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Carol Ptak, writing at observed cogently:

The deep truths that are so accepted today will [ultimately] be exposed for the [fallacies] they truly are. These include the focus on cost, [the belief that] customer service [is] directly related to inventory levels, and the belief that if only [forecasting] was more accurate, then planning problems would be solved. Just because these ideas are [commonly accepted today] does not make these ideas valid today…. They are common nonsense.


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While most companies around the world have focused their management attention on cost-cutting and trying to balance the demands of the finance silo (“keep inventory to a minimum”) and the sales silo (“keep our customers happy”), a relatively small number of companies have discovered the secret of FLOW. (By the way, Carol Ptak’s handle on Twitter is @ItsAllAboutFlow.)


Toyota Motor Corporation is one such company. While the rest of the worldwide auto industry has gone through huge and dramatic ups and downs over the last 50 years, only Toyota has shown a consistent pattern of improvement as expressed in the most crucial of KPIs: return on investment. FLOW is at the very core of what has become known to the world as “Lean.” The elimination of waste is to promote FLOW, not for cost-cutting.


In their latest book, DDMRP – Demand Driven Requirements Planning, Carol Ptak and Chad Smith reveal precisely why the old and outdated methods must be laid aside in favor of new and innovative approaches to supply chain management focused unwaveringly on FLOW.


I strongly suggest that you buy and read this new book, but only if you care about improvement and profits.


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“Excellence happens when your tools and processes are aligned with a shared vision, when there’s an understanding of the ‘why’ behind the actions….”BOOK MissingLinks cover.jpg


Following in the genre of The Goal, the now famous business novel by Eliyahu Goldratt, author Caroline Mondon presents us with The Missing Link – A Demand Driven Supply Chain Detective Novel. Mondon is a past-president of Fapics, the French Association of Supply Chain Management, and is also author of an award-winning and bestselling French business detective novel entitled Le chaînon manquant. This is her first novel in English.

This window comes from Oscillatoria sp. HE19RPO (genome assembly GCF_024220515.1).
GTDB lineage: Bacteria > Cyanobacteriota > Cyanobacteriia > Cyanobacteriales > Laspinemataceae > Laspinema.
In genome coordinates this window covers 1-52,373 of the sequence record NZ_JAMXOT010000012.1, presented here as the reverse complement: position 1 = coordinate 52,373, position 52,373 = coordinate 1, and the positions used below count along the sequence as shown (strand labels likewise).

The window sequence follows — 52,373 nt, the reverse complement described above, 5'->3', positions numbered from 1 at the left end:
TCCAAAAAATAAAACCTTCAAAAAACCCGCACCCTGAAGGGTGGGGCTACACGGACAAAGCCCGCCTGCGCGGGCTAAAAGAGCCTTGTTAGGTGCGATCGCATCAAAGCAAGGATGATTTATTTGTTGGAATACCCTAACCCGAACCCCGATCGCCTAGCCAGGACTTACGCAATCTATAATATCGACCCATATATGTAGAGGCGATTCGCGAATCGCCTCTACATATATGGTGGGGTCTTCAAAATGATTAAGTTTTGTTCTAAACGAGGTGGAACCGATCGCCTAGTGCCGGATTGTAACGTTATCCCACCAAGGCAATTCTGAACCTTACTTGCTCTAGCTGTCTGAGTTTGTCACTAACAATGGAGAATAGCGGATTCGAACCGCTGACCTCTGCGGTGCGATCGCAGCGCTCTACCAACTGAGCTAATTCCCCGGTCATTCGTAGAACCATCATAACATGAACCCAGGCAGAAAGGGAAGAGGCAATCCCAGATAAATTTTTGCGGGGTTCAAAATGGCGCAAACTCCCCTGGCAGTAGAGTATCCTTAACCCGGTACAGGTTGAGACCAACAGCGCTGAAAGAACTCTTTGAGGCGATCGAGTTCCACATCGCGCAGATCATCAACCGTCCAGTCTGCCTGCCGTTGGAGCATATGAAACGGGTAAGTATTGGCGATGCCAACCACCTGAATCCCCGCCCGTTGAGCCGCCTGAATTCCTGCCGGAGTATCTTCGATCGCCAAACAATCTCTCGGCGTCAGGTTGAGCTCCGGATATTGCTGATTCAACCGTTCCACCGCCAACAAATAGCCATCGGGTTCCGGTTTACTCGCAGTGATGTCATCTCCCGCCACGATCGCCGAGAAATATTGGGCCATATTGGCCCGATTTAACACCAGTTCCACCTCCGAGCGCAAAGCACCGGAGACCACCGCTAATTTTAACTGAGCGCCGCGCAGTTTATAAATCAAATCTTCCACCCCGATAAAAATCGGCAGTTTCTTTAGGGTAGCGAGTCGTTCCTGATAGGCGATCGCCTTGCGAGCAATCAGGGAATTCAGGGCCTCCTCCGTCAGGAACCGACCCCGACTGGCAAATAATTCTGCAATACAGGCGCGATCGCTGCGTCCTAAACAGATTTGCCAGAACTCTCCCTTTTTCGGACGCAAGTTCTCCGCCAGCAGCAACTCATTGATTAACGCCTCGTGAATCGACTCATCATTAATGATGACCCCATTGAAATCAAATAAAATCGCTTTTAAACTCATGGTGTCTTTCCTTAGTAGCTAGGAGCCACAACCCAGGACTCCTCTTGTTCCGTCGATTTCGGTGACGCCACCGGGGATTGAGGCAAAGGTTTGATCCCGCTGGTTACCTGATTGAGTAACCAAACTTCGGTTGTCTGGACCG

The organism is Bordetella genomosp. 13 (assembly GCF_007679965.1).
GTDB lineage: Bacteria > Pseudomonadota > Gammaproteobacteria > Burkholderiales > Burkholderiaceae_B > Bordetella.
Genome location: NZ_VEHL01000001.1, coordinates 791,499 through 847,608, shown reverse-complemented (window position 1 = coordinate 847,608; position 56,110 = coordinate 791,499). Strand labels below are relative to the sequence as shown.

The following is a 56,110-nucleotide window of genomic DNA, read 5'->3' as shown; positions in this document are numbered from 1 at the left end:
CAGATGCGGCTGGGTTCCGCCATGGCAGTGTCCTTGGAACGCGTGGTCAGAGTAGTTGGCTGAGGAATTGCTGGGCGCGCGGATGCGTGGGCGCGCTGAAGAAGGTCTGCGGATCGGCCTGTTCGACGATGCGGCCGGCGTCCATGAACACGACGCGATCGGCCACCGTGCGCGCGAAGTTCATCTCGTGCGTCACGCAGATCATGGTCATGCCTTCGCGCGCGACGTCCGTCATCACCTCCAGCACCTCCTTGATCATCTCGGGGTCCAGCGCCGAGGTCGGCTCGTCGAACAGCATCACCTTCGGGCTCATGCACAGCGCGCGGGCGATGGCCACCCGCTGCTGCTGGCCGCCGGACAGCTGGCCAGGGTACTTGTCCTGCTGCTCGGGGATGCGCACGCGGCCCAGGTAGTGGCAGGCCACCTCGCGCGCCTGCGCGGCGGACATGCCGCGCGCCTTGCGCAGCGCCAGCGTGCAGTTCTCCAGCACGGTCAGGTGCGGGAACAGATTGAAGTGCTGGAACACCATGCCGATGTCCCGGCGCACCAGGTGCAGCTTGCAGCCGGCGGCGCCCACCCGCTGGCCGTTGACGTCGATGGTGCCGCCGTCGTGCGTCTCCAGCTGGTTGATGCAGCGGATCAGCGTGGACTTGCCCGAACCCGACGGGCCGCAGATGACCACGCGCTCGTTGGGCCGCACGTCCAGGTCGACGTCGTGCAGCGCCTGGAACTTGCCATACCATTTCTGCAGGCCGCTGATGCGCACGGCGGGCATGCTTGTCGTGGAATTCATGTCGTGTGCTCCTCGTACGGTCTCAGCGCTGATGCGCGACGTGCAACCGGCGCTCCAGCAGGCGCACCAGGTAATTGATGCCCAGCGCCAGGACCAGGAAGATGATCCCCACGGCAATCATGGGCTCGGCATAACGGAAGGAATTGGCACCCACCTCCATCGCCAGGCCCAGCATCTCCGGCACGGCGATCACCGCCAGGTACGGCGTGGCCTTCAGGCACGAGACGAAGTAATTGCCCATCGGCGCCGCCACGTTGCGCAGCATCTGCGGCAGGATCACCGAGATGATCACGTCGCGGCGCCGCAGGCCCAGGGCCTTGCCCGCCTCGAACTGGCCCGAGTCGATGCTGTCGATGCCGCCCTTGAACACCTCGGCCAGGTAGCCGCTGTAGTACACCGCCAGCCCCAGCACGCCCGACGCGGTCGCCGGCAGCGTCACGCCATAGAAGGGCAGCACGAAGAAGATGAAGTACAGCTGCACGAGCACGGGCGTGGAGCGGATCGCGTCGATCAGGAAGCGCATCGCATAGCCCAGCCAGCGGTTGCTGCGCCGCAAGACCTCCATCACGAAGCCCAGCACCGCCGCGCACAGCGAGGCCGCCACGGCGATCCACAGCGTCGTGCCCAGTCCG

Reading this book was a real treat!


While the mystery surrounds a character named Thierry Ambi, a brilliant and forthright consultant by the name of Lila Fractalle-Cass takes center stage in helping the H. Rami company emerge from the sudden passing of its CEO, a leadership vacuum, and its downward financial spiral.


Typical “Clues”

The H. Rami company is suffering from all of the typical symptoms found in the vast majority of small to midsized business enterprises—and not a few giant conglomerates.


While struggling with the all-too-common “pyromaniac-firefighter” management methods, effective scheduling of production and replenishment becomes all but impossible.


So, just what is the pyromaniac-firefighting management method?


That’s simple: it means having an executive and management team that sets fires (unintentionally, of course) by applying bad policies and ill-informed metrics on the one hand, while taking extreme measures to put the fires out on the other hand.


This book is full of sound how-to advice and gems of wisdom woven into a fascinating story to keep the reader enthralled to the very end.


Here are a few gems and snippets to whet your appetite for this book:

  • “Scheduling in a company that tolerates ‘firefighting’ is probably one of the most difficult and stressful jobs on earth.”
  • “[L]ittle islands of excellence in a sea of mediocrity will not move [a] company forward.”
  • “It is only when you know the source of errors that you can then make improvements.”
  • “Excellence is the result of having mastered the what, the how, and also the why. Without the why’s you cannot motivate people to learn new things and pass this knowledge on to others.”

On Starting the Journey toward Ongoing Improvement

Author Caroline Mondon, in the midst of her novel, brings forward a compelling argument against those executives and managers of companies or supply chains who are trying to improve without articulating clear goals or developing a clear plan for improvement.


When you know where you are, and you can see where you want to go, you’re sure to get there in the end if you take a small step in that direction every day. And the good news is, the more steps you take, the more you’ll enjoy the journey, even if each step unbalances you a little bit. In fact, it’s precisely these small destabilizations that allow you to adjust your course to adapt to unpredictable external events. This way, you’re always getting closer and closer to your goal, even if your goal shifts somewhat. Remember, continuous improvement is a journey, not a destination.